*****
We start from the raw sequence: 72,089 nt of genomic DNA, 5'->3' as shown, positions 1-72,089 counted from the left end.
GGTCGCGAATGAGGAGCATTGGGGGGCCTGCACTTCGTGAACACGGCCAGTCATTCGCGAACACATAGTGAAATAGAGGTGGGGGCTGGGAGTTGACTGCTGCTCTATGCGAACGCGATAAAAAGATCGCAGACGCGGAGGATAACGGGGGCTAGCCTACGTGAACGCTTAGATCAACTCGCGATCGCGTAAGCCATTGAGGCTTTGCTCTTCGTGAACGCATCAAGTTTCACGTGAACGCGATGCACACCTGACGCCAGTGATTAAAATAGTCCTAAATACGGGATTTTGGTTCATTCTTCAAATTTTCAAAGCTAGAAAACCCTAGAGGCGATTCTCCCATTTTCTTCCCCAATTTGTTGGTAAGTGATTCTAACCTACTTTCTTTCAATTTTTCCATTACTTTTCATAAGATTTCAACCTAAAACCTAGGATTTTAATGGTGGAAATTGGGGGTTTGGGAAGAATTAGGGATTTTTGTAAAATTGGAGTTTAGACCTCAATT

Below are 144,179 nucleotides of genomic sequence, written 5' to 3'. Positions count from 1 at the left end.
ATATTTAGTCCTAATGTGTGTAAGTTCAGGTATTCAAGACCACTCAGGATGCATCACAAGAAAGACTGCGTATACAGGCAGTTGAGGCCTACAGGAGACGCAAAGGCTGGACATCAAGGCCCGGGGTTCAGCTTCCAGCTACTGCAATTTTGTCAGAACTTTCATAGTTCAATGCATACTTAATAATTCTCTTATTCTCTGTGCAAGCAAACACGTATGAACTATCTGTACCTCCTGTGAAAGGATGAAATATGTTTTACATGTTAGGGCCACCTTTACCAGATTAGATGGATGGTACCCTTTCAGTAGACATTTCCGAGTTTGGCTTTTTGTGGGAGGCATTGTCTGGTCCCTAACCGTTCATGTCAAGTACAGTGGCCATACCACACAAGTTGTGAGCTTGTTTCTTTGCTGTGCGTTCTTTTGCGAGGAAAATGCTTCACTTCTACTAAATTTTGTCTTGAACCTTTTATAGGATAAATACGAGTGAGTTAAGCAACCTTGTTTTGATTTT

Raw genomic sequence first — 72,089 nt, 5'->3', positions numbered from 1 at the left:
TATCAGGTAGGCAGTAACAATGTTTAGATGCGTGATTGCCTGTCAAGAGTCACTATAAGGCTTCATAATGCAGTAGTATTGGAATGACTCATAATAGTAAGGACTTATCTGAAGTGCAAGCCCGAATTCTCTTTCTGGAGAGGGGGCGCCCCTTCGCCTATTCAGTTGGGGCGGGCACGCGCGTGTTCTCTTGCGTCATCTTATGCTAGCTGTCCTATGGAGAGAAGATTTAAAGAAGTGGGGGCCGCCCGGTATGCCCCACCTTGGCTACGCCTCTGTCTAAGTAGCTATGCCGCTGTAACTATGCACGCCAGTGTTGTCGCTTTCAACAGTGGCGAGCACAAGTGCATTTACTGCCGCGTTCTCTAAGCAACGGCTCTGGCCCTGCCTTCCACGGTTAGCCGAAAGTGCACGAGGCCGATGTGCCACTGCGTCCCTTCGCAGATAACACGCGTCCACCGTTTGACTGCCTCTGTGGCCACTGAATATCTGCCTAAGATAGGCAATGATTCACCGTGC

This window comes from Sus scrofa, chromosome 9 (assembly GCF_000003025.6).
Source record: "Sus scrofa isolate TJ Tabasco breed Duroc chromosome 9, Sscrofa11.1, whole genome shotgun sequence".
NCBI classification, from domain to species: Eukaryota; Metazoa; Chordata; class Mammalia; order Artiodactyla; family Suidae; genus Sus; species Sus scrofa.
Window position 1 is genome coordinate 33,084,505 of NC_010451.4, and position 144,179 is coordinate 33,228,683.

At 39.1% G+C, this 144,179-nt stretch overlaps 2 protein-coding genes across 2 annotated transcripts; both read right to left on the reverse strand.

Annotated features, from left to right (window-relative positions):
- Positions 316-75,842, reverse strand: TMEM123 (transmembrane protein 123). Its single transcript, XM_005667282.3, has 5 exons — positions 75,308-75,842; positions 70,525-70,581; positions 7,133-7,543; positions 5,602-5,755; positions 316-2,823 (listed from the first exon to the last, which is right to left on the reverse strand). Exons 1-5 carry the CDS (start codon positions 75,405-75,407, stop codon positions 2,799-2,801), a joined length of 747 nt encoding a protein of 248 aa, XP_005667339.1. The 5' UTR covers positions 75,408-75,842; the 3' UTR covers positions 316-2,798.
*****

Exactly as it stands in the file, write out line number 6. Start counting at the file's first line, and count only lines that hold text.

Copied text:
TATCAGGTAGGCAGTAACAATGTTTAGATGCGTGATTGCCTGTCAAGAGTCACTATAAGGCTTCATAATGCAGTAGTATTGGAATGACTCATAATAGTAAGGACTTATCTGAAGTGCAAGCCCGAATTCTCTTTCTGGAGAGGGGGCGCCCCTTCGCCTATTCAGTTGGGGCGGGCACGCGCGTGTTCTCTTGCGTCATCTTATGCTAGCTGTCCTATGGAGAGAAGATTTAAAGAAGTGGGGGCCGCCCGGTATGCCCCACCTTGGCTACGCCTCTGTCTAAGTAGCTATGCCGCTGTAACTATGCACGCCAGTGTTGTCGCTTTCAACAGTGGCGAGCACAAGTGCATTTACTGCCGCGTTCTCTAAGCAACGGCTCTGGCCCTGCCTTCCACGGTTAGCCGAAAGTGCACGAGGCCGATGTGCCACTGCGTCCCTTCGCAGATAACACGCGTCCACCGTTTGACTGCCTCTGTGGCCACTGAATATCTGCCTAAGATAGGCAATGATTCACCGTGC